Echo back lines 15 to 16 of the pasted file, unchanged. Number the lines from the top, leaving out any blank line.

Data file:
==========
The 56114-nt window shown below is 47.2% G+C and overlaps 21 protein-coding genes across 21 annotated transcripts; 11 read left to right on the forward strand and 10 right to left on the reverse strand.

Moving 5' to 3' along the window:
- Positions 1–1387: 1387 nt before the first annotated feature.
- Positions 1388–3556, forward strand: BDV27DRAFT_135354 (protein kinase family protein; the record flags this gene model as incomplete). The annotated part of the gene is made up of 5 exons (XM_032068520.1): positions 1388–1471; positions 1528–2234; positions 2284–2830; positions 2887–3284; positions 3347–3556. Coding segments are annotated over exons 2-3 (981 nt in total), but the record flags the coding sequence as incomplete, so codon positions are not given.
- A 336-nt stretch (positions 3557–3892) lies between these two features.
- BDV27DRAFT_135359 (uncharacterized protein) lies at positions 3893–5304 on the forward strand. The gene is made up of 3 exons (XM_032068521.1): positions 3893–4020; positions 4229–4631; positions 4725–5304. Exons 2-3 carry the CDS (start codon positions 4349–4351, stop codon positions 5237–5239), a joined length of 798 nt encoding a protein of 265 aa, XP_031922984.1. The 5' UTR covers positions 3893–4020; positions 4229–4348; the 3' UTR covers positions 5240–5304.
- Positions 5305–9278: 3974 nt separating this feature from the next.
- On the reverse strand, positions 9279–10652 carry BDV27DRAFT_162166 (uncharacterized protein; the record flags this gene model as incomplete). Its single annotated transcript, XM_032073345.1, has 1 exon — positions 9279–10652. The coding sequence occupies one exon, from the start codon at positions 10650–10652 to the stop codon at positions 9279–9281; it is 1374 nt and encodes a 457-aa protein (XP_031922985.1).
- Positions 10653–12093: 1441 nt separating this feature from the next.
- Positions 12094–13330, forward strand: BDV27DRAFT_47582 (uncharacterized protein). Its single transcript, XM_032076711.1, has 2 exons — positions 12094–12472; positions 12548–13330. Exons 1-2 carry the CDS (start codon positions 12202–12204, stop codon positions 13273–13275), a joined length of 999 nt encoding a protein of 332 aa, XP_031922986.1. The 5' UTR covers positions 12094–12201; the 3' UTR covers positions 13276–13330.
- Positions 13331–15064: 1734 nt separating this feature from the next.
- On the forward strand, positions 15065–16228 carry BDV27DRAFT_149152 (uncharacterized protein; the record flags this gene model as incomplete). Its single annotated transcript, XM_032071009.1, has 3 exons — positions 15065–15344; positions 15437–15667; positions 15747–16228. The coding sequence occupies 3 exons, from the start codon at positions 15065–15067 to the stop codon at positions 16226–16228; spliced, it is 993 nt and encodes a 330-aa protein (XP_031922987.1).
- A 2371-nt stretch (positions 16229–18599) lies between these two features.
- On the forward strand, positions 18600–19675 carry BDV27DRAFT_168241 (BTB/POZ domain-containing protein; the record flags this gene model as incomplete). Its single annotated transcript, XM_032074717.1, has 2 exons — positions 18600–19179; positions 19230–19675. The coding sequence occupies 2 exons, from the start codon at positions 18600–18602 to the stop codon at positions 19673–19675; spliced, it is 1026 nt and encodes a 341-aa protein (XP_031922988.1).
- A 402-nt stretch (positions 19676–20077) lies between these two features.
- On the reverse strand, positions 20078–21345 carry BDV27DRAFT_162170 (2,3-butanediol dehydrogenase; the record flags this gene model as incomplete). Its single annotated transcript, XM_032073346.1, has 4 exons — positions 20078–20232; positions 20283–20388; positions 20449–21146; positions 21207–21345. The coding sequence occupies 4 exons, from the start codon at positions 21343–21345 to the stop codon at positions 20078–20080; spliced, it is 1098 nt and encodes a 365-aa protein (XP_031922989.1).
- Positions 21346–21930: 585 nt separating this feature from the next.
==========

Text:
- A 402-nt stretch (positions 19676–20077) lies between these two features.
- On the reverse strand, positions 20078–21345 carry BDV27DRAFT_162170 (2,3-butanediol dehydrogenase; the record flags this gene model as incomplete). Its single annotated transcript, XM_032073346.1, has 4 exons — positions 20078–20232; positions 20283–20388; positions 20449–21146; positions 21207–21345. The coding sequence occupies 4 exons, from the start codon at positions 21343–21345 to the stop codon at positions 20078–20080; spliced, it is 1098 nt and encodes a 365-aa protein (XP_031922989.1).